My more staunch christian colleagues have advised me that the church has a legitimate interest in persuading the Government against Sunday gambling because Proverbs 14 : 34 states that “righteousness exalts a nation, and sin is a reproach to any people.” Now these are truly beautiful words, truly they are. However, the justification from Proverbs cannot stand to scrutiny. You see, scripture can only legitimately bind those who accept it as law. Therefore those who do not deem gambling sinful or immoral, cannot be forced to abandon it. This goes back to the authority and jurisdiction of the church. How are we going to legitimately force people to comply with scripture? Veteran journalist Ian Boyne said it best. In his article, A Galloping Controversy : Church Horsing Around, he states that “there is no reflexive philosophical jurisdiction of the church’s view on morality or ethics, and the days are far gone when the church could hope to simply pronounce on issues and that was the end of the matter.”. I agree wholeheartedly. It appears to me that the church has not recognised the shift away from it’s influence. No longer can an elite group of believers define, for the whole society, what is acceptable and what is unacceptable.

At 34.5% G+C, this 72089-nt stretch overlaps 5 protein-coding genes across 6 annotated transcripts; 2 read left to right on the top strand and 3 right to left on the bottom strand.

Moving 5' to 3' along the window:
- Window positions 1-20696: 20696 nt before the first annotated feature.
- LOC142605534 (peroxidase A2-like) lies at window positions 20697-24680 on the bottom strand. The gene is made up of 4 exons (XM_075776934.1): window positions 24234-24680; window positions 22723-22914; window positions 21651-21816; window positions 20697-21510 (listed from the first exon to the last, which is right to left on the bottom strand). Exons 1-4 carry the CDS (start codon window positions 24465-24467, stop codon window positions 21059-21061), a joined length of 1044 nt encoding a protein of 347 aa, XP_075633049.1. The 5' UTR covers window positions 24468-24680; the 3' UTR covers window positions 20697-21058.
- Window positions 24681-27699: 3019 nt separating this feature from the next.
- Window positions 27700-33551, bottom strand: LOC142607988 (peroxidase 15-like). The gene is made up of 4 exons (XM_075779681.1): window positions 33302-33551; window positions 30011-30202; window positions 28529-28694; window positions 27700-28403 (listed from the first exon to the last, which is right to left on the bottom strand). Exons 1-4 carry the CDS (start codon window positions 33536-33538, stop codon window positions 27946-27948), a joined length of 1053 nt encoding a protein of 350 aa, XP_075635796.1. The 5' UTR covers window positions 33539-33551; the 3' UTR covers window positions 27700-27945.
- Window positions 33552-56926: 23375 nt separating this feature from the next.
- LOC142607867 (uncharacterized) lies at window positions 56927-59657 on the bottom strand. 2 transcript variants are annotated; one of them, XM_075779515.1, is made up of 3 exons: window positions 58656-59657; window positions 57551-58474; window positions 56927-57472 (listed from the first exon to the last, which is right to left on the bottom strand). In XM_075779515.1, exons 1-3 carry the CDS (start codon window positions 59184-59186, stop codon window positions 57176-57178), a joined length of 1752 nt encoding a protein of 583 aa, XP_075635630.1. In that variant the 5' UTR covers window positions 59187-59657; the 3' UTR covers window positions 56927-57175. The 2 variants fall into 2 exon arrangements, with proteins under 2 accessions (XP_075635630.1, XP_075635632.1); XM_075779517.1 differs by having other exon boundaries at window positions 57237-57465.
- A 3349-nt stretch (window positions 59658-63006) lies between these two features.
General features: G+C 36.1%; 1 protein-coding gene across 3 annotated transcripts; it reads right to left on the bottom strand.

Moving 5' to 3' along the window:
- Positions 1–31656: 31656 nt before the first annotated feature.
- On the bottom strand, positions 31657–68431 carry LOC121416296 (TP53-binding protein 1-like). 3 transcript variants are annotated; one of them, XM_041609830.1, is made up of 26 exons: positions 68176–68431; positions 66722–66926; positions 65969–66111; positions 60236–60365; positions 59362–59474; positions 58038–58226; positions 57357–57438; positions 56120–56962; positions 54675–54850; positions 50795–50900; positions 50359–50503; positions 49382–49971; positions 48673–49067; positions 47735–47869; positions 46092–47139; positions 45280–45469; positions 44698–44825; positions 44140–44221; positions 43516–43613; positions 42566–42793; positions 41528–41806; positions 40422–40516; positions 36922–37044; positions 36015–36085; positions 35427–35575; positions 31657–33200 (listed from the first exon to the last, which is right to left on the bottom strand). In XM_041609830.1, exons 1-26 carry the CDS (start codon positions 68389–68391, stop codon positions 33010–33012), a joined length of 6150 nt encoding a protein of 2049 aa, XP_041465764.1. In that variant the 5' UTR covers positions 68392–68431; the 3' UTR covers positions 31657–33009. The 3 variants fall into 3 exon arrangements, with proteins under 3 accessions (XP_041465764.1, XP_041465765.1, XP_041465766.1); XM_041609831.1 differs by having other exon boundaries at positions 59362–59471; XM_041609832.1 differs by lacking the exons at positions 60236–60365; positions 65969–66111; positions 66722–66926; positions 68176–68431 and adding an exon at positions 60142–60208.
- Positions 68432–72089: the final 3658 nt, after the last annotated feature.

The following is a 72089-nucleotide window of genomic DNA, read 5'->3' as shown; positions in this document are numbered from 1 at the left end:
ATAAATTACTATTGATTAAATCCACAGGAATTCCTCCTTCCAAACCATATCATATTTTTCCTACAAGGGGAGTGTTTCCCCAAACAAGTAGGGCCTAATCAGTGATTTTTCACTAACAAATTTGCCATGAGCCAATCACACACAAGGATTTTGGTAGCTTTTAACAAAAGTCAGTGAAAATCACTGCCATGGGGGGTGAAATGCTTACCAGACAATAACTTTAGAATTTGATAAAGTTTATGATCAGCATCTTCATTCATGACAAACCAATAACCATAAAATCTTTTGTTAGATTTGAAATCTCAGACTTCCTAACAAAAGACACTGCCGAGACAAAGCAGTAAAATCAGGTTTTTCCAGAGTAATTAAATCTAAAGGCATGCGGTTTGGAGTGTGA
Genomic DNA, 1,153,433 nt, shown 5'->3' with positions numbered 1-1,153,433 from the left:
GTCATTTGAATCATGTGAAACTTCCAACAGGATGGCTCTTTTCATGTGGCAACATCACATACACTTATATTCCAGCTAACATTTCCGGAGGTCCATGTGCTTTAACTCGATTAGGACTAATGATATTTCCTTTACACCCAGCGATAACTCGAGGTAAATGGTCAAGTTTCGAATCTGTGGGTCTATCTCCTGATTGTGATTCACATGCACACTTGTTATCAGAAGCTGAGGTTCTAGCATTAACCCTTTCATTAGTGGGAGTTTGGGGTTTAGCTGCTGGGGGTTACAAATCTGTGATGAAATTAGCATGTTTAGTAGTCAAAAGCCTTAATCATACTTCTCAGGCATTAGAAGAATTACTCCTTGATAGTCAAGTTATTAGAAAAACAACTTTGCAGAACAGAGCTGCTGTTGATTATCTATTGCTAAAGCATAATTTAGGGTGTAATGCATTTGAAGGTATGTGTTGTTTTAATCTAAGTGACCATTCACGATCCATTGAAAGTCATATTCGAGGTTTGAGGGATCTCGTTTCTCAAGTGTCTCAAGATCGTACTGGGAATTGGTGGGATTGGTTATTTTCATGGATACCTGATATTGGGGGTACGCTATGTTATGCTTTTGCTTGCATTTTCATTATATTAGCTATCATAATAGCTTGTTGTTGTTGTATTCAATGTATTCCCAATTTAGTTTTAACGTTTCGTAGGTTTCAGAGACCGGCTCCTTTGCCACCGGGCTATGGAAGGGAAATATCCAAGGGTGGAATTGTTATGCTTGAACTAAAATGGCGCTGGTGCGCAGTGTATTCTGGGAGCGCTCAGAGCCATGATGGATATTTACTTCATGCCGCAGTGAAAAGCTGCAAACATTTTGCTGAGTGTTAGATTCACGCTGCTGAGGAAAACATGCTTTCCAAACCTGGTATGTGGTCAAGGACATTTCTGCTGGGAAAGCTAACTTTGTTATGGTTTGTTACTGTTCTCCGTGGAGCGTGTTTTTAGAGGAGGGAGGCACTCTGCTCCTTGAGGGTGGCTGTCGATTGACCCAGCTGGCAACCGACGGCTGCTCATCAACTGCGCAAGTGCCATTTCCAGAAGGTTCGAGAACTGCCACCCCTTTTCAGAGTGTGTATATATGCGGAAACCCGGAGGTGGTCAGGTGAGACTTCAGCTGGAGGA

I have consistently supported the right to choose and I will continue to do so. No one has attempted to muzzle the church’s message of redemption, condemnation and salvation and the church must recognise and respect a person’s right to gamble on a Sunday. That’s a personal choice, informed by that particular individual’s values. The church may continue to preach against Sunday gambling, that is it’s legitimate right. However, it should refrain from “ganging up” on the state and forcing compliance with it’s message. This is not the dark ages. This is the 21st century and we are a pluralist, liberal and secular democracy. The wall between church and state must stand and well thinking Jamaicans should demand that it stand.
“The Church should have no privileged status in this society. There should be no automatic deference to the Church, no unquestioned authority invested in it. The fact that christianity is the majority religion provides no justification for the Church to impose it’s views on society. The Church must certainly seek to influence, but rational humans must whether it’s positions make sense. These positions are not inherently right.” – Ian Boyne.